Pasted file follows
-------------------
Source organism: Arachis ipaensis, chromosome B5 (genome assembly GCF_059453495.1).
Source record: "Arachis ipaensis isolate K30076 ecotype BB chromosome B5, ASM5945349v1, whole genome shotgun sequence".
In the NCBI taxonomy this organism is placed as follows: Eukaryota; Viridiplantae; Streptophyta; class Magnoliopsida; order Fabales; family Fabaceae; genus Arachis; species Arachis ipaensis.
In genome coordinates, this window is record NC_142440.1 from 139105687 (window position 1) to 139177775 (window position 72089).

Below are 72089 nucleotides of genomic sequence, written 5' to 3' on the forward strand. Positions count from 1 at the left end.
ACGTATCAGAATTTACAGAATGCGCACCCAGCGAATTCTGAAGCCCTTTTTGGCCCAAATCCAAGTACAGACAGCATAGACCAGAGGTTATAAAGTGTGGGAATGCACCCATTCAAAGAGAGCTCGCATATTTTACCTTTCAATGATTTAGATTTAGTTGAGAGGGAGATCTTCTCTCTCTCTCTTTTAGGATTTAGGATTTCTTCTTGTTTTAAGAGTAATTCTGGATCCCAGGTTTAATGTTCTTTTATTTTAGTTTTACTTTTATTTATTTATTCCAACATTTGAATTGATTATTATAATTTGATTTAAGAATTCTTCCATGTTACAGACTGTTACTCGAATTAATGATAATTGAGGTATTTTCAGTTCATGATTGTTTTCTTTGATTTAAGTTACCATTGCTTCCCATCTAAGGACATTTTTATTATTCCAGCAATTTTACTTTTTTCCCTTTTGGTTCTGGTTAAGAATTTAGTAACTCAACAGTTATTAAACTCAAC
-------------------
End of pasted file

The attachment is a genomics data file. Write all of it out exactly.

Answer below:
Source organism: Arachis ipaensis, chromosome B5 (genome assembly GCF_059453495.1).
Source record: "Arachis ipaensis isolate K30076 ecotype BB chromosome B5, ASM5945349v1, whole genome shotgun sequence".
In the NCBI taxonomy this organism is placed as follows: Eukaryota; Viridiplantae; Streptophyta; class Magnoliopsida; order Fabales; family Fabaceae; genus Arachis; species Arachis ipaensis.
In genome coordinates, this window is record NC_142440.1 from 139105687 (window position 1) to 139177775 (window position 72089).

Below are 72089 nucleotides of genomic sequence, written 5' to 3' on the forward strand. Positions count from 1 at the left end.
ACGTATCAGAATTTACAGAATGCGCACCCAGCGAATTCTGAAGCCCTTTTTGGCCCAAATCCAAGTACAGACAGCATAGACCAGAGGTTATAAAGTGTGGGAATGCACCCATTCAAAGAGAGCTCGCATATTTTACCTTTCAATGATTTAGATTTAGTTGAGAGGGAGATCTTCTCTCTCTCTCTTTTAGGATTTAGGATTTCTTCTTGTTTTAAGAGTAATTCTGGATCCCAGGTTTAATGTTCTTTTATTTTAGTTTTACTTTTATTTATTTATTCCAACATTTGAATTGATTATTATAATTTGATTTAAGAATTCTTCCATGTTACAGACTGTTACTCGAATTAATGATAATTGAGGTATTTTCAGTTCATGATTGTTTTCTTTGATTTAAGTTACCATTGCTTCCCATCTAAGGACATTTTTATTATTCCAGCAATTTTACTTTTTTCCCTTTTGGTTCTGGTTAAGAATTTAGTAACTCAACAGTTATTAAACTCAAC